Stromelysin in tumor progression and metastasis
- Cite this article as:
- Donnell, S.M. & Matrisian, L.M. Cancer Metast Rev (1990) 9: 305. doi:10.1007/BF00049521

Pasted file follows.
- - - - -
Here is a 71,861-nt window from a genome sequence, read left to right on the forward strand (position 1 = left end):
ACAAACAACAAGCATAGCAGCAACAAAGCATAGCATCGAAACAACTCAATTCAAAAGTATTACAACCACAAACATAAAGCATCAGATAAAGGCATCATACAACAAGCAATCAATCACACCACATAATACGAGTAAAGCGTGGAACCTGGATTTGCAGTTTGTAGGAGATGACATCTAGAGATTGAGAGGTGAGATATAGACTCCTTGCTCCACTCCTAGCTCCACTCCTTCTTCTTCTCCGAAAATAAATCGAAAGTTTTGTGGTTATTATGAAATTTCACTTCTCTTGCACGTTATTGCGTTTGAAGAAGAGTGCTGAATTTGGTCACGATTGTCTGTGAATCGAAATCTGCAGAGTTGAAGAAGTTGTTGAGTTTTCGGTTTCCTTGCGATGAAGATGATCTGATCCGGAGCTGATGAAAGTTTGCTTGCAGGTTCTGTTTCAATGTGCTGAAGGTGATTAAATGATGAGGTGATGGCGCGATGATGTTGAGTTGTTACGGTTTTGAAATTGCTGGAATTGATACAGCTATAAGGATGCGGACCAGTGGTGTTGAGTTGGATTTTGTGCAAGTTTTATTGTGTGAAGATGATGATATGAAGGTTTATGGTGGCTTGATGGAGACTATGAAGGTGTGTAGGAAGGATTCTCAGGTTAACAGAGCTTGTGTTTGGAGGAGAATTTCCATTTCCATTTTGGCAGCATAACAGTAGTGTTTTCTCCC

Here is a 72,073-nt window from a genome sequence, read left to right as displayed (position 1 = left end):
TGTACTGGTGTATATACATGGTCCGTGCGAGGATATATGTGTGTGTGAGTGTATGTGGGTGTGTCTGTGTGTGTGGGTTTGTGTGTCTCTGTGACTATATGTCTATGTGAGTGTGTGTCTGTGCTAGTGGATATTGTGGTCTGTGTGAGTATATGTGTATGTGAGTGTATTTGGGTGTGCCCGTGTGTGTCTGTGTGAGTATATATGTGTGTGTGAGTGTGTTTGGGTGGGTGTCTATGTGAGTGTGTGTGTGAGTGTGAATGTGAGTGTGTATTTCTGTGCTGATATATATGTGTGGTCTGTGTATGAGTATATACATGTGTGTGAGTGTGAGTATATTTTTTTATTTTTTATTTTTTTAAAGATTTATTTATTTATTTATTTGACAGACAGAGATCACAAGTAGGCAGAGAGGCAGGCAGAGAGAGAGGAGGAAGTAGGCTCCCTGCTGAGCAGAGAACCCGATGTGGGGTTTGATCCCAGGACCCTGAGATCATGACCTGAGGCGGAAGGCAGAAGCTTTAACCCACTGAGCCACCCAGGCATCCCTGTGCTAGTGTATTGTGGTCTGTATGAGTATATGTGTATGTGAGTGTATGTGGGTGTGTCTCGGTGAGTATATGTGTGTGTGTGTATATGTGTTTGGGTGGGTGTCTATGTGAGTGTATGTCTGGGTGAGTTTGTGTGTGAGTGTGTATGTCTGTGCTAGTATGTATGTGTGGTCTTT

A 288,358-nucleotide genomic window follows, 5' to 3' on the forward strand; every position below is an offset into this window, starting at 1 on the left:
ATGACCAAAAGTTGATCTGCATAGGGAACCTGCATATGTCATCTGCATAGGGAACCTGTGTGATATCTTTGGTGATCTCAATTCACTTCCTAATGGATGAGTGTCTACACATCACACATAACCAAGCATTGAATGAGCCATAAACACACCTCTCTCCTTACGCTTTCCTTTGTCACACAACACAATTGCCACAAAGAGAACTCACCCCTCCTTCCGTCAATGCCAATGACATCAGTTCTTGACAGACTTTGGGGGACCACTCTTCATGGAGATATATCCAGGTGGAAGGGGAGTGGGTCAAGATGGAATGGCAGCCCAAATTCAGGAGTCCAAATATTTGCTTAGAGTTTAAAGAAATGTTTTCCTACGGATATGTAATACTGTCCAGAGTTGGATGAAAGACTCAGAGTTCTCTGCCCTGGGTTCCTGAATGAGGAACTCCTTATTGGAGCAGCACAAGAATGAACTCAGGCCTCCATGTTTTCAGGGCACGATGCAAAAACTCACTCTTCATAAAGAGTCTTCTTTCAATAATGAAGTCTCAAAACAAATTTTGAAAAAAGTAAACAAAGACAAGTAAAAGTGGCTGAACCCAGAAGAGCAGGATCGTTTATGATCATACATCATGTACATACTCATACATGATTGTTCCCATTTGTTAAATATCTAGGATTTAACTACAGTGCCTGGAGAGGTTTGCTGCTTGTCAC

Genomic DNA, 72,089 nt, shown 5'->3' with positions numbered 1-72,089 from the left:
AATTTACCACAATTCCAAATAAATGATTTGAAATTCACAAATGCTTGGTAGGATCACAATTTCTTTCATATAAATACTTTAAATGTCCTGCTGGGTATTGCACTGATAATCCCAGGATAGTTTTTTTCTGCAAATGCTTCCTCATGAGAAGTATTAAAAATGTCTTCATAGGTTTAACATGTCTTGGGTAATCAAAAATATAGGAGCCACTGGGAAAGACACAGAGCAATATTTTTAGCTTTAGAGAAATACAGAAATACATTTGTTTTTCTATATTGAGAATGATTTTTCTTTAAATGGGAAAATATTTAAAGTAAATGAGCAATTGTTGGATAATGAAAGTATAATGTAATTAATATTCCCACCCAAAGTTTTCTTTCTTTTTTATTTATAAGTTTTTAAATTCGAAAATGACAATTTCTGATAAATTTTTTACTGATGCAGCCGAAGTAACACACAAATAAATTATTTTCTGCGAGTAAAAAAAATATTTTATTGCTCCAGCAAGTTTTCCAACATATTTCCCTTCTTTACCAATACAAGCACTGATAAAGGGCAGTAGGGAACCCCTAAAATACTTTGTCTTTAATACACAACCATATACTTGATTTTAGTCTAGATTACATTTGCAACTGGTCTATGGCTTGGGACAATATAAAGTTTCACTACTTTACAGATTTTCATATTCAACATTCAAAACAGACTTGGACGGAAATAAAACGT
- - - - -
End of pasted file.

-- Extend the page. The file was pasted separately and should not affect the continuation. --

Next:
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There are several characteristics of stromelysin that suggest that expression of this enzyme may play an important role in tumor invasion and metastasis; the stromelysin gene is expressed in response to stimulation by oncogenes and tumor promoters, and the protein product of this gene is a metalloproteinase capable of degrading multiple components of the extracellular matrix. Experimental evidence to support this hypothesis has been derived from several animal model systems, in which a positive correlation has been observed between stromelysin expression and tumor progression and metastasis. In addition, in vivo experiments in which the levels of TIMP, the tissue inhibitor of metalloproteinases, were altered also strongly suggest a causal role for metalloproteinases in tumor metastases. The expression of active stromelysin in tumor cells requires the fulfillment of several criteria, and this multistep process is reminiscent of the molecular events that are currently understood to contribute to tumor progression and carcinogenesis. Expression of stromelysin mRNA requires both a stimulus, a step which may correspond to the activation of an oncogene in multistep carcinogenesis, as well as the lifting of transcriptional repression, which may correspond to the loss of tumor suppressor function. Both positive and negative modulation of stromelysin transcription appear to utilize pathways that involve the protooncogenes c-fos and/or c-jun. The expression of active stromelysin expression of inhibitors and the levels of active enzyme. The multiple levels of stromelysin regulation support the concept of multistep carcinogenesis and may provide a tool for further understanding of the molecular nature of the events that lead to tumor progression, invasion, and metastasis.